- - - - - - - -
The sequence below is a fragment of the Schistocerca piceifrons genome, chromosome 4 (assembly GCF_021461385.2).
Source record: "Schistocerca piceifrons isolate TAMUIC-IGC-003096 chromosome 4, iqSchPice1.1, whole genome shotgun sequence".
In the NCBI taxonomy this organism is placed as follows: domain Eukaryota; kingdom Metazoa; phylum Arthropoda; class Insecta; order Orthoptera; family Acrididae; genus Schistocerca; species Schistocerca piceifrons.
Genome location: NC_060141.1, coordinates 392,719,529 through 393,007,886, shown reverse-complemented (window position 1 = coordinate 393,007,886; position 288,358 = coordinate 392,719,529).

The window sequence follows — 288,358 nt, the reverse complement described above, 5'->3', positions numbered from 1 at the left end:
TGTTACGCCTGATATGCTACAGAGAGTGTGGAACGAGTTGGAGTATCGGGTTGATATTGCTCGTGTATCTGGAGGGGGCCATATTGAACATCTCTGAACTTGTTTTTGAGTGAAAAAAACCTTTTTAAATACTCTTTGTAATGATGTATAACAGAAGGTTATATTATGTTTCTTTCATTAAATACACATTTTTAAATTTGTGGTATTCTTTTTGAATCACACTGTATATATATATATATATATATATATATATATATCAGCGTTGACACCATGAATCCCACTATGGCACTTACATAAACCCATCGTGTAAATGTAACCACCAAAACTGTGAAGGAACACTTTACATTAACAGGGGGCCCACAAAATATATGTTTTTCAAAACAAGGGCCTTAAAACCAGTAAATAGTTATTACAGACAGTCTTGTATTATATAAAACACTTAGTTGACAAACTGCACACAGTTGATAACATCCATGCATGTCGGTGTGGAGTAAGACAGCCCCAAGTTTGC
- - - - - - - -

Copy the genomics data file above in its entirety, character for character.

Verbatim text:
The sequence below is a fragment of the Schistocerca piceifrons genome, chromosome 4 (assembly GCF_021461385.2).
Source record: "Schistocerca piceifrons isolate TAMUIC-IGC-003096 chromosome 4, iqSchPice1.1, whole genome shotgun sequence".
In the NCBI taxonomy this organism is placed as follows: domain Eukaryota; kingdom Metazoa; phylum Arthropoda; class Insecta; order Orthoptera; family Acrididae; genus Schistocerca; species Schistocerca piceifrons.
Genome location: NC_060141.1, coordinates 392,719,529 through 393,007,886, shown reverse-complemented (window position 1 = coordinate 393,007,886; position 288,358 = coordinate 392,719,529).

The window sequence follows — 288,358 nt, the reverse complement described above, 5'->3', positions numbered from 1 at the left end:
TGTTACGCCTGATATGCTACAGAGAGTGTGGAACGAGTTGGAGTATCGGGTTGATATTGCTCGTGTATCTGGAGGGGGCCATATTGAACATCTCTGAACTTGTTTTTGAGTGAAAAAAACCTTTTTAAATACTCTTTGTAATGATGTATAACAGAAGGTTATATTATGTTTCTTTCATTAAATACACATTTTTAAATTTGTGGTATTCTTTTTGAATCACACTGTATATATATATATATATATATATATATATATATCAGCGTTGACACCATGAATCCCACTATGGCACTTACATAAACCCATCGTGTAAATGTAACCACCAAAACTGTGAAGGAACACTTTACATTAACAGGGGGCCCACAAAATATATGTTTTTCAAAACAAGGGCCTTAAAACCAGTAAATAGTTATTACAGACAGTCTTGTATTATATAAAACACTTAGTTGACAAACTGCACACAGTTGATAACATCCATGCATGTCGGTGTGGAGTAAGACAGCCCCAAGTTTGC